Savanna birds show surprising vulnerability to climate change

Dr April Reside of James Cook University has just spent several years studying birds that live in Australia's tropical savannas, with an eye to assessing their potential vulnerability to climate change.  You don't have to be a bird-lover to find some of her conclusions alarming.

Cry for help... the Papuan Frogmouth is vulnerable to climate change.

Cry for help... the Papuan Frogmouth is vulnerable to climate change.

When it comes to species being vulnerable to climate change, many people think of polar bears -- or other species that are highly specialized to local conditions.

A lot of research has focused, for example, on mountain-top endemics -- species reliant on cool, misty mountains whose habitat could shrink and collapse with rising temperatures.

Fewer people are thinking about widespread, generalist, common species -- why would they be of concern?

Many birds in the Australian tropical savannas are widespread generalists.  This is probably because they are adapted to highly variable conditions, and need to continually travel about to find the next source of food –- usually flowering trees or pulses of insects after recent rains.

Vast expanses of northern Australia are dominated by tropical savannas.

Vast expanses of northern Australia are dominated by tropical savannas.

Such ephemeral food sources might become increasingly rare or thin on the ground if conditions get tougher with climate change.  So, these widespread generalist species might be more vulnerable to climate change than many have expected.

I investigated the vulnerability of 243 bird species found in Australian tropical savannas to climate change.  To do this I incorporating a range of different factors: their sensitivity to fire, their dietary breadth, their range size, and their abundance.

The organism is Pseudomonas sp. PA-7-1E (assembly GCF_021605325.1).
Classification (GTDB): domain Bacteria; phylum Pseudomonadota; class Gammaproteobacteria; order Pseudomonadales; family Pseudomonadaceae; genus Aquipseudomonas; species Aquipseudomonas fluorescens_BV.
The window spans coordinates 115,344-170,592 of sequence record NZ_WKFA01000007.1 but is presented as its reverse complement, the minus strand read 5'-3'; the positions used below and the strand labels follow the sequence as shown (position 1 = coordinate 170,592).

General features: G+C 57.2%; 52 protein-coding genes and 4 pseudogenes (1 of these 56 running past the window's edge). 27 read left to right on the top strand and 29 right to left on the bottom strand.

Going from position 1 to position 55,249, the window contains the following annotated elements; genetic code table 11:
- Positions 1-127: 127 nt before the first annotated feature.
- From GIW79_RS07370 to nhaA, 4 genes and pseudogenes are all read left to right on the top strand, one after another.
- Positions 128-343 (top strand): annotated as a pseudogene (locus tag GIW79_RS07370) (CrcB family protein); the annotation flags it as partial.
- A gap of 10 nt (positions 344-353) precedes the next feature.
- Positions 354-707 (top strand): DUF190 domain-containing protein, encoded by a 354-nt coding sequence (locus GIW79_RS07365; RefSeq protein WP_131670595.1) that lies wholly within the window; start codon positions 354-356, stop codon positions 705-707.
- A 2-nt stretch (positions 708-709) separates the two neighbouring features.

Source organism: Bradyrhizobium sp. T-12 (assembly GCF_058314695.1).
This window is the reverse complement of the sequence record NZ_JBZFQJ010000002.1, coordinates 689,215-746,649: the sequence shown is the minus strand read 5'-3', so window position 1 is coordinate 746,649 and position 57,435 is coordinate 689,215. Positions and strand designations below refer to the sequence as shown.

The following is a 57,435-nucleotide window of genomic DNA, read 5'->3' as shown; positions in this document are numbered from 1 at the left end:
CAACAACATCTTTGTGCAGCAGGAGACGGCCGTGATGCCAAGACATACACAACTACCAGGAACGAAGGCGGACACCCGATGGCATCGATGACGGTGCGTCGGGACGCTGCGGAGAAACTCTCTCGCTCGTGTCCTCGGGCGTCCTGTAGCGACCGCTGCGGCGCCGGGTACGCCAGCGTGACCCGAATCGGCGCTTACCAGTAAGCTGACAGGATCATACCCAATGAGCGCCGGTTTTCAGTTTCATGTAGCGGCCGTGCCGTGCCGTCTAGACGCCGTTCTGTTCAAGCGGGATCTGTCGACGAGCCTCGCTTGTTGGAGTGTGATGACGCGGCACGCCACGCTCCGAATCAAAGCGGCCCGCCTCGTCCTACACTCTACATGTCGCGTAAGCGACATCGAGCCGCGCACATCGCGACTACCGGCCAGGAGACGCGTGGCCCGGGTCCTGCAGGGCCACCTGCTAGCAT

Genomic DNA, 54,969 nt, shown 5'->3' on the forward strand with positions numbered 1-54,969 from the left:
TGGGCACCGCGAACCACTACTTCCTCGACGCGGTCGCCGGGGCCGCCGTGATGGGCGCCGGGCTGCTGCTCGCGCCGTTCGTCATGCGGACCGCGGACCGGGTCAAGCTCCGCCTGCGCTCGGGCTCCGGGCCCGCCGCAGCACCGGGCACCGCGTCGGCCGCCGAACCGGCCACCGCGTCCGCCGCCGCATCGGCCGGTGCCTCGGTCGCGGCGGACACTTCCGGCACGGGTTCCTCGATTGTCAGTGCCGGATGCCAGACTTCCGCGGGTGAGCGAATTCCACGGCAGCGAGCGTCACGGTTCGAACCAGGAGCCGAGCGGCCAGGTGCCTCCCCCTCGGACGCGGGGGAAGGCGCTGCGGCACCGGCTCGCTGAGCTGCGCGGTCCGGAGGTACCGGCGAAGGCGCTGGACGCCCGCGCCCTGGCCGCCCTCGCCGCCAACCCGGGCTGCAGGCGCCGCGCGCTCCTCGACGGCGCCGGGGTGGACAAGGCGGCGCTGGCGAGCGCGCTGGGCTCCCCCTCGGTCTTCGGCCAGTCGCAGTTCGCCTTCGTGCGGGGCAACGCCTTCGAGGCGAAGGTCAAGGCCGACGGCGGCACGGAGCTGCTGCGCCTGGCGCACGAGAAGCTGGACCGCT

I also incorporated the amount of suitable climate space each species was likely to have by the year 2085, under a severe climate-change scenario.

The critically endangered Golden-shouldered Parrot is another big worry  (image from Karl Seddon, http://webgram.co/karlseddon).

The critically endangered Golden-shouldered Parrot is another big worry (image from Karl Seddon, http://webgram.co/karlseddon).

I found that many savanna species that are restricted to the Cape York Peninsula are particularly vulnerable to climate change.  Alarmingly, this includes endangered Golden-shouldered Parrot and the endangered Buff-breasted Buttonquail.

However, some species that occur across the northern savannas might actually benefit from climate change -- at least if rainfall changes as some projections indicate.

We will have to keep monitoring the species, particularly those that are already declining and likely to be severely impacted by climate change. 

A key strategy is to devise plans of how to intervene if necessary.  To do that, we might have to make tough choices in the future.  For instance, might some species have a better chance of persisting in zoos than in the wild?  Might major changes in burning, grazing, or land-clearing practices -- possibly putting us as odds with powerful agricultural interests -- become necessary?

My in-depth work on savanna birds shows me that we can't worry just about polar bears or specialized moutaintop species.  We also need to fret about lots of other wildlife in which climate change could make their battered and dwindling populations even more vulnerable to severe stresses in the future.

 

The scariest things about climate change are what we don't know

Some argue that, when it comes to climate change, we should play down our uncertainties -- because climate-change deniers will just seize on those unknowns as an excuse for inaction.

Clinging to survival

Clinging to survival